Anselm's Discovery: A Re-Examination of the Ontological Proof for God's Existence

By Charles Hartshorne | Go to book overview

Argument is valid. Yet it takes no step in the direction of describing how, or in what actual concrete form, perfection is realized. The categorial or logical gap between essence and existence, which Henrich stresses, in the divine case becomes an absolutely infinite gap between abstract essence and/or existence, on one side, and concrete actuality on the other.

The trust in mere dichotomies was effectively criticized by Peirce seven or eight decades ago. But the lesson has yet to be learned. The 'cultural lag' in philosophy is great indeed. (Thus Henrich in 1960 does not know Prosl. III.) 'Existence' can have various positions short of full concreteness or actuality, but in one supreme case it must be as abstract as essence, and hence a priori. The comprehensive or universal contrast of idea or essence is with actuality, not with existence.

Against these authors I maintain: Anselm discovered, and really discovered, the modal uniqueness of the idea of God. What he overlooked, and nearly all his critics equally fail to see, is that, since actuality cannot be necessary, there must be a real duality in God, as in no other being, between necessary existence and contingent actuality.


24. The Proof and the Other Theistic Arguments

There is a final consideration. Philosophers all know that according to Kant the other supposed proofs for God fail unless they can resort to the principle of the ontological proof (that perfection and necessary existence are inseparable). Kant is believed to have refuted the principle, hence to have disposed of all the proofs in one blow. But did he refute the principle? True, he also accused the proofs of other weaknesses.

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Anselm's Discovery: A Re-Examination of the Ontological Proof for God's Existence
Table of contents

Table of contents

  • The Open Court Library of Philosophy i
  • Title Page v
  • Preface ix
  • Contents xv
  • Part One 3
  • 2. the Overestimation of Gaunilo 18
  • 3. What the Proof Claims to Prove 22
  • 4. the Definition of God: A Dilemma 25
  • 4. the Definition of God: A Dilemma 28
  • 6. Existence a Predicate? 33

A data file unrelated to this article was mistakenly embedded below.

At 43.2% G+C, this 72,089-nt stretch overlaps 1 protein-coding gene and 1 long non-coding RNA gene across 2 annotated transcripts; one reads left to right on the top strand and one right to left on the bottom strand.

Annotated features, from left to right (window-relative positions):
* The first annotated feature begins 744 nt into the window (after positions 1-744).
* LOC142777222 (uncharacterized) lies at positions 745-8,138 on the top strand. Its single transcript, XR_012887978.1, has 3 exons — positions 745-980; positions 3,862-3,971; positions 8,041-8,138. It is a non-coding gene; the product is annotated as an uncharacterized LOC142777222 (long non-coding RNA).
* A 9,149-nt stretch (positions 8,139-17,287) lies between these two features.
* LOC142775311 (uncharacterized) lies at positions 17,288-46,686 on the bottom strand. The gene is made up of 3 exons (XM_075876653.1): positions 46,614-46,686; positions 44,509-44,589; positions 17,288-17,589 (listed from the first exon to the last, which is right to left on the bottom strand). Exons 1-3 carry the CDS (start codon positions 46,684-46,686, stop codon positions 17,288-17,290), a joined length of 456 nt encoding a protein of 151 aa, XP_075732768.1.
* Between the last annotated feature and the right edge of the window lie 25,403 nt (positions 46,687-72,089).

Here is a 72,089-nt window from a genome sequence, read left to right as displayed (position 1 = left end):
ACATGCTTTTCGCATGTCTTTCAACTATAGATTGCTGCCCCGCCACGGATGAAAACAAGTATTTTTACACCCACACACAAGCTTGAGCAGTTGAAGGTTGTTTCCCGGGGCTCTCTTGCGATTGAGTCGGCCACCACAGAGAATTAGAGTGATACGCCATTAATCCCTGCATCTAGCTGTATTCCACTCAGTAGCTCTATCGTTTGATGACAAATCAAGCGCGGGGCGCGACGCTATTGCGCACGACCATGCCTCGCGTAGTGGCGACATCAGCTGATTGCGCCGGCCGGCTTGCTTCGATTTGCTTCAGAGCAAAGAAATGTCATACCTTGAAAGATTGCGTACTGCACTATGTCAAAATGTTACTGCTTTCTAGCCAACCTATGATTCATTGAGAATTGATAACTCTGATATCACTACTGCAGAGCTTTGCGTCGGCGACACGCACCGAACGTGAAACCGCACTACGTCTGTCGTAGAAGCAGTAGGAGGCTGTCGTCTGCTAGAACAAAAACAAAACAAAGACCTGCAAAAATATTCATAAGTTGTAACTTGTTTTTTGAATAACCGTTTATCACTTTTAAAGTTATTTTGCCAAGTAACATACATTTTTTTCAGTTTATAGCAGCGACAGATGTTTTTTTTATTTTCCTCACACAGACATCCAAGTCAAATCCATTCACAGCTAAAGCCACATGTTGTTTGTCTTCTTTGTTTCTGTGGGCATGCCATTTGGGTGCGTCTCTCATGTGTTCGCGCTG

• 7. the Second or Strong Form of the Proof 33
  • 7. the Second or Strong Form of the Proof 36
  • 7. the Second or Strong Form of the Proof 41
  • 7. the Second or Strong Form of the Proof 48
  • 7. the Second or Strong Form of the Proof 49
  • 12. the Role of Faith 53
  • 13. is the Proof Platonic? 55
  • 13. is the Proof Platonic? 60
  • 13. is the Proof Platonic? 62
  • 13. is the Proof Platonic? 65
  • 17. Anselm's Appeal to Rules 70
  • 18. Refutation of Some Refutations 73
  • 18. Refutation of Some Refutations 85
  • 20. Proslogium Ii, Iii, and Anselm's Principle 99
  • 21. Definite Thought is About Something 106
  • 23. Some Recent Criticisms of the Proof 110
  • 24. the Proof and the Other Theistic Arguments 134
  • Part Two a Critical Survey of Responses to Anselm's Proof 139
  • 2. a Strange Story 149
  • 2. a Strange Story 150
  • 2. a Strange Story 154
  • 2. a Strange Story 164
  • 2. a Strange Story 173
  • 2. a Strange Story 176
  • 2. a Strange Story 178
  • 2. a Strange Story 201
  • 2. a Strange Story 208
  • 2. a Strange Story 234
  • 2. a Strange Story 237
  • 2. a Strange Story 238
  • 2. a Strange Story 240
  • 15. R. G. Collingwood 250
  • 16. Hans Reichenbach 253
  • 16. Hans Reichenbach 255
  • 16. Hans Reichenbach 261
  • 16. Hans Reichenbach 265
  • 16. Hans Reichenbach 267
  • 16. Hans Reichenbach 278
  • 16. Hans Reichenbach 297
  • Bibliography 305
  • Acknowledgments 311
  • Index of Names 313
  • Index of Topics 319
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